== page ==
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Thursday, January 20, 2022

African women access university using smartphones

The world’s battle to provide education for all rages on and now technology companies are joining the fray, helping thousands of young women in underdeveloped countries achieve what had, until recently, been deemed almost impossible: the chance to attend university.

As part of the 2030 Agenda for Sustainable Development, a plan has been set in motion to ensure that all children are receiving a quality education by 2030 in what has come to be known as Goal 4.

This agreement was only signed in 2015 and there is still much work to be done. There are currently an estimated 263M children and teens out of school and even more than that without access to quality or full time education.

Sub-Saharan Africa remains one of the worst areas affected, according to UNESCO – roughly 21% of primary aged children are not in school, with that percentage increasing to 34% of lower secondary and 58% of upper secondary aged children. The Democratic Republic of Congo (DRC) remains one of the worst countries affected and is particularly challenging for girls. Thanks to the political unrest, poverty and gender bias that wracks the country, just 36% of girls reach secondary education, dropping to a meagre 4% at university level. When compared to the 37.1% in the UK or the 56% in the US, the contrast becomes even more stark.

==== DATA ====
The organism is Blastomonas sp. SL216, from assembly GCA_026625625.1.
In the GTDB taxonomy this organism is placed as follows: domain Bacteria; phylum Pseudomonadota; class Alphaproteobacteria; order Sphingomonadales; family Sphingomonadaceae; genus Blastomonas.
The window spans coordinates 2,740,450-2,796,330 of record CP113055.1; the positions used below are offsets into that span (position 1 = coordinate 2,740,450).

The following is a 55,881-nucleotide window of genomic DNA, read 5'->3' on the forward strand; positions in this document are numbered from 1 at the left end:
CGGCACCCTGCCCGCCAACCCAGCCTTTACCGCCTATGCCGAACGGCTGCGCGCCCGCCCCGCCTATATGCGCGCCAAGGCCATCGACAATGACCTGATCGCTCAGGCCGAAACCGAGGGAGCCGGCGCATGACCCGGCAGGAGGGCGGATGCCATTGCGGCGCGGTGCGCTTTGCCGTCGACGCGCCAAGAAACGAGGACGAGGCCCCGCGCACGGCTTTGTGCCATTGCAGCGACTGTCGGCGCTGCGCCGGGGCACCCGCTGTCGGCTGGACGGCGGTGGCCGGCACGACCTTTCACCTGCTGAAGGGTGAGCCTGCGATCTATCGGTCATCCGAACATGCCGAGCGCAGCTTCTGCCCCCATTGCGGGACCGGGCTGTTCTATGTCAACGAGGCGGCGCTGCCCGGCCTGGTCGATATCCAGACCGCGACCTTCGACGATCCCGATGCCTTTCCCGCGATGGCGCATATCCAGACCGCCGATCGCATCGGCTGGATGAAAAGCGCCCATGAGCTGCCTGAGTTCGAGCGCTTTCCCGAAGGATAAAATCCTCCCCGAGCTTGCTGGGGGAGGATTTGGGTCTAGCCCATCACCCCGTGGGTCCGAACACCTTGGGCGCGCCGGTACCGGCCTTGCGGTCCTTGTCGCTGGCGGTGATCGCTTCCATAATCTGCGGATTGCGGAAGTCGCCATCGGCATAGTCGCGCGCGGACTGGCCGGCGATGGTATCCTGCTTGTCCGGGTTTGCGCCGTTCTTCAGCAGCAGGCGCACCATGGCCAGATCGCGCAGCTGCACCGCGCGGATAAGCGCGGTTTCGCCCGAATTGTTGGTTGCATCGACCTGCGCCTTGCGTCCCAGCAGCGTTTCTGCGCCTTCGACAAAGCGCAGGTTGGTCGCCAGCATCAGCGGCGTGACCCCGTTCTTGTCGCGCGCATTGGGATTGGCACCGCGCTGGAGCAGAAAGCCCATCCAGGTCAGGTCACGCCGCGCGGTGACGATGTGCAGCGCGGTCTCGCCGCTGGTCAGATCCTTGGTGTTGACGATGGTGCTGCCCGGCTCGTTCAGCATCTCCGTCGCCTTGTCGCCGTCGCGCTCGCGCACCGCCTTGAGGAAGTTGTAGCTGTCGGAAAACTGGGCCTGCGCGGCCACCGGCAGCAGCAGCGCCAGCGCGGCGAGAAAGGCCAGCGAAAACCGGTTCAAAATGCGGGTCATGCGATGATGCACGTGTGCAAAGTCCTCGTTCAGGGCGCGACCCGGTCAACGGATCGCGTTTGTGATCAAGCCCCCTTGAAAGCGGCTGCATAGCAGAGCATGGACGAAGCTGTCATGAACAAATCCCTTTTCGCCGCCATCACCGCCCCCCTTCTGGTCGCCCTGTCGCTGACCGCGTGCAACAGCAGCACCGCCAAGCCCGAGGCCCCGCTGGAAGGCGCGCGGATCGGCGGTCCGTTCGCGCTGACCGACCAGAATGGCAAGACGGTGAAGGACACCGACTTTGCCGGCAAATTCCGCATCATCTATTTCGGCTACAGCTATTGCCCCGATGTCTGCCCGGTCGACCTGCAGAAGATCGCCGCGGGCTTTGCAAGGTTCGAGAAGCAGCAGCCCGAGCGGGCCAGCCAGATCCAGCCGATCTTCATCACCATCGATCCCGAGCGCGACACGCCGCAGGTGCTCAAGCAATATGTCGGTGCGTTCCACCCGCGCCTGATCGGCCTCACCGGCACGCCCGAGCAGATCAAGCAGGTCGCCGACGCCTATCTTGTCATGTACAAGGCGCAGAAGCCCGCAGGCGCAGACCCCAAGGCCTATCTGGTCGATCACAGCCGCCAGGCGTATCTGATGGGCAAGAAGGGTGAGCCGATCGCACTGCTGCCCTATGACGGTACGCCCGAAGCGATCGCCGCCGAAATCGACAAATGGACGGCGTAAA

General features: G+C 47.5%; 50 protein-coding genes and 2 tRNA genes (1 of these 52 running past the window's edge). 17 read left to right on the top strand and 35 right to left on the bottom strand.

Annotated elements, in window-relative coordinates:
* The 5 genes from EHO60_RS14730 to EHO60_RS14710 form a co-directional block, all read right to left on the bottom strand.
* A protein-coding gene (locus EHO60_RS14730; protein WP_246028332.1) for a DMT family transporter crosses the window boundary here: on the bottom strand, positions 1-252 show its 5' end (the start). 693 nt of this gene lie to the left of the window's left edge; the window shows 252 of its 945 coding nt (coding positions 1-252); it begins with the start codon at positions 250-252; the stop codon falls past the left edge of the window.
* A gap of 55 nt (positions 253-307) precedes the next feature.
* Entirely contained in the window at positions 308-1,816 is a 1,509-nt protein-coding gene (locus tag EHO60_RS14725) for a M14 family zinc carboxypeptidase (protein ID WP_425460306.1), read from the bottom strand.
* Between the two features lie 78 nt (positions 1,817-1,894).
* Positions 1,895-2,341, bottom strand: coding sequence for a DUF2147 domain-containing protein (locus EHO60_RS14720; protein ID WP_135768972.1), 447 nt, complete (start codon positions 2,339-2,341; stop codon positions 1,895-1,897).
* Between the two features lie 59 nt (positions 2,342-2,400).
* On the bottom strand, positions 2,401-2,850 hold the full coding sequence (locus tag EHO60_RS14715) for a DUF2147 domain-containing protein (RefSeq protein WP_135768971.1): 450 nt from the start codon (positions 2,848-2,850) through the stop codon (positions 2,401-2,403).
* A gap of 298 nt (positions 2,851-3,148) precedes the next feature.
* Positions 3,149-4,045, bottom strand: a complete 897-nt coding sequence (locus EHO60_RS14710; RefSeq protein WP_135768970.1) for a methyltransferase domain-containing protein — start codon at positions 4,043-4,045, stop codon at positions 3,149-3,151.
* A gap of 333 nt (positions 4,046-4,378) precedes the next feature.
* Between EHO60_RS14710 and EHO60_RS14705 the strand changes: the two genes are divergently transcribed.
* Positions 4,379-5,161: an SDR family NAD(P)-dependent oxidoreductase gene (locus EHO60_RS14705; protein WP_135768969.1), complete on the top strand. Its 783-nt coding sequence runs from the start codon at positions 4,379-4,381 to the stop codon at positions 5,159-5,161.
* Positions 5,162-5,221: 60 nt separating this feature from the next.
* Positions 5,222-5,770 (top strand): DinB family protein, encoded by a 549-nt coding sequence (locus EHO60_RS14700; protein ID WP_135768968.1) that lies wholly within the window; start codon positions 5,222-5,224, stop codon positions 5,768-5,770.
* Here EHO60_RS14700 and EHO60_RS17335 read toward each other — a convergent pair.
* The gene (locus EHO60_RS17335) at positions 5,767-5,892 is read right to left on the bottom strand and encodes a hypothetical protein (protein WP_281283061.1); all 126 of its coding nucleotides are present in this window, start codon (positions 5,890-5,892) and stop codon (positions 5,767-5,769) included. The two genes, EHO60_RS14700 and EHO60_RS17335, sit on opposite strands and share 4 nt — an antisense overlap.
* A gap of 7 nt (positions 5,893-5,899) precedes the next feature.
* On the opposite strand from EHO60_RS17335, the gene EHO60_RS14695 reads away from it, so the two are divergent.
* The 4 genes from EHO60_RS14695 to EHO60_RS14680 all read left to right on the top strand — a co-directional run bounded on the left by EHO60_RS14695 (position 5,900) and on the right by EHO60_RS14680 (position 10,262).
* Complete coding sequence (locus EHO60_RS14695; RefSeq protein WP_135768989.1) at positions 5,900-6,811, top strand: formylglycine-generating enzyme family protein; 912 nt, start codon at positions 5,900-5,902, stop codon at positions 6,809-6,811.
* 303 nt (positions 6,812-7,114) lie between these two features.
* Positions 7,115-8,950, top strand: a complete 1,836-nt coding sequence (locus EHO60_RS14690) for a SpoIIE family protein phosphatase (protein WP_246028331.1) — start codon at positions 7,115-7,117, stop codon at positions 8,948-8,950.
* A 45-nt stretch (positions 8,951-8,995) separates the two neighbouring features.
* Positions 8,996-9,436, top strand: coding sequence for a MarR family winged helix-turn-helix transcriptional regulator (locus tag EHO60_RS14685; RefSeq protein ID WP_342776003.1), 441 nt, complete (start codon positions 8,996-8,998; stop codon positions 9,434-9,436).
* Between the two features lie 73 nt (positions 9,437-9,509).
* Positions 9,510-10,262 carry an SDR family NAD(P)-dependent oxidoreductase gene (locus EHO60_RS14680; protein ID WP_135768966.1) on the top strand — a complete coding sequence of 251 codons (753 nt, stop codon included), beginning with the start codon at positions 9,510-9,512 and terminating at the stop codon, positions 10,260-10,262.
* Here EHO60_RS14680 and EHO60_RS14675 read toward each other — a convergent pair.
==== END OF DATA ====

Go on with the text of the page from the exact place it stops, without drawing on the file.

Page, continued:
Finding ways to achieve Goal 4 will not be easy, especially when considering the barriers to learning faced by these countries – access to learning materials and the cost of providing them being the most pressing.

But several of the world’s largest technology companies have pledged to help make this goal a reality by providing innovative ways for the children in need to access quality education.

One such company is Vodafone, whose Instant Schools program provides an online platform of educational resources in DRC, Ghana, Lesotho, Tanzania, Mozambique and South Africa.

This platform is free for anyone with access to the Vodafone network, which does not charge for the content or data used but instead provides an online learning platform for those struggling to attend school. The material is available in several local languages to both students and teachers and contains both global and local content, allowing users to tailor the teaching to their specific needs.


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